Author Topic: Transgender woman wins UCI sanctioned race  (Read 3514 times)

Transgender woman wins UCI sanctioned race
« on: October 15, 2018, 02:59:32 pm »
There's not alot of reporting on this, other than clickbaity 'news' sites reposting tweets.
So, here's the tweet from the victor and the ensuing debate underneath: https://twitter.com/rachelvmckinnon/status/1051495467979173888

I'm not really sure what the UCI 'Masters' is. Amateur event, I presume, with the UCI taking coins for use of their logo?

Anyway, I've always felt like I'm a 'let and let live' sort of chap, but this just seems... well, 'wrong'.

I'm sure this isn't the first example of it's kind, but where does this leave women's sport in general?

quixoticgeek

  • Mostly Harmless
Re: Transgender woman wins UCI sanctioned race
« Reply #1 on: October 15, 2018, 03:06:44 pm »

Wow, there's rather a lot of hate in those twitter replies.

This, coupled with Caster Semenya, and IAU, is going to make for interesting discussions. Shame it's likely to get side tracked in the media by TERFs and general transphobes.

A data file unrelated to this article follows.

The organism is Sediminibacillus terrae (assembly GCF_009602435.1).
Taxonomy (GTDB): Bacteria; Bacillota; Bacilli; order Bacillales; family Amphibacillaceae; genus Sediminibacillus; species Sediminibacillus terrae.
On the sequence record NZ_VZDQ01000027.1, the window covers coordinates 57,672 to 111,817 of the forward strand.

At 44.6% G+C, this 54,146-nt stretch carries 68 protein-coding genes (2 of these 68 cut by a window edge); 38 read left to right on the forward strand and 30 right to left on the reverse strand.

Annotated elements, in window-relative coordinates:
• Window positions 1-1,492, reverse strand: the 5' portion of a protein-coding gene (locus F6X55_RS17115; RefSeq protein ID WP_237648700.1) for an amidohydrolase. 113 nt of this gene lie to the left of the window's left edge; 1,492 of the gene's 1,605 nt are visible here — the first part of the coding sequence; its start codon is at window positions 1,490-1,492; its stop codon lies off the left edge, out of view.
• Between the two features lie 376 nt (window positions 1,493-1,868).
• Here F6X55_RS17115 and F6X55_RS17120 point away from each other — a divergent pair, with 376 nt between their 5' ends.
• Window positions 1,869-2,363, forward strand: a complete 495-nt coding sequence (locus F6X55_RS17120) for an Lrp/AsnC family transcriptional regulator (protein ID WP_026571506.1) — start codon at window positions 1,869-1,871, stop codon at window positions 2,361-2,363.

*sigh*

J
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Kim

  • Timelord
Re: Transgender woman wins UCI sanctioned race
« Reply #2 on: October 15, 2018, 03:11:18 pm »
Most sporting organisations have a set of medical criteria for trans women to be allowed to compete in women's events.  Usually requiring something to the effect that they've had a testosterone level below n for m years (at which point their ability to build muscle is the same as a typical cis woman).  The main issue is when cis or intersex women unwittingly fall foul of the gender police.

Best not to read the bottom half of the internet.
Careful, Kim. Your sarcasm's showing...

quixoticgeek

  • Mostly Harmless
Re: Transgender woman wins UCI sanctioned race
« Reply #3 on: October 15, 2018, 08:10:11 pm »
Most sporting organisations have a set of medical criteria for trans women to be allowed to compete in women's events.  Usually requiring something to the effect that they've had a testosterone level below n for m years (at which point their ability to build muscle is the same as a typical cis woman).  The main issue is when cis or intersex women unwittingly fall foul of the gender police.

Best not to read the bottom half of the internet.

The bottom half seems to be closer to the top than is good...

J
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Re: Transgender woman wins UCI sanctioned race
« Reply #4 on: October 16, 2018, 08:09:58 am »
Most sporting organisations have a set of medical criteria for trans women to be allowed to compete in women's events.  Usually requiring something to the effect that they've had a testosterone level below n for m years (at which point their ability to build muscle is the same as a typical cis woman).  The main issue is when cis or intersex women unwittingly fall foul of the gender police.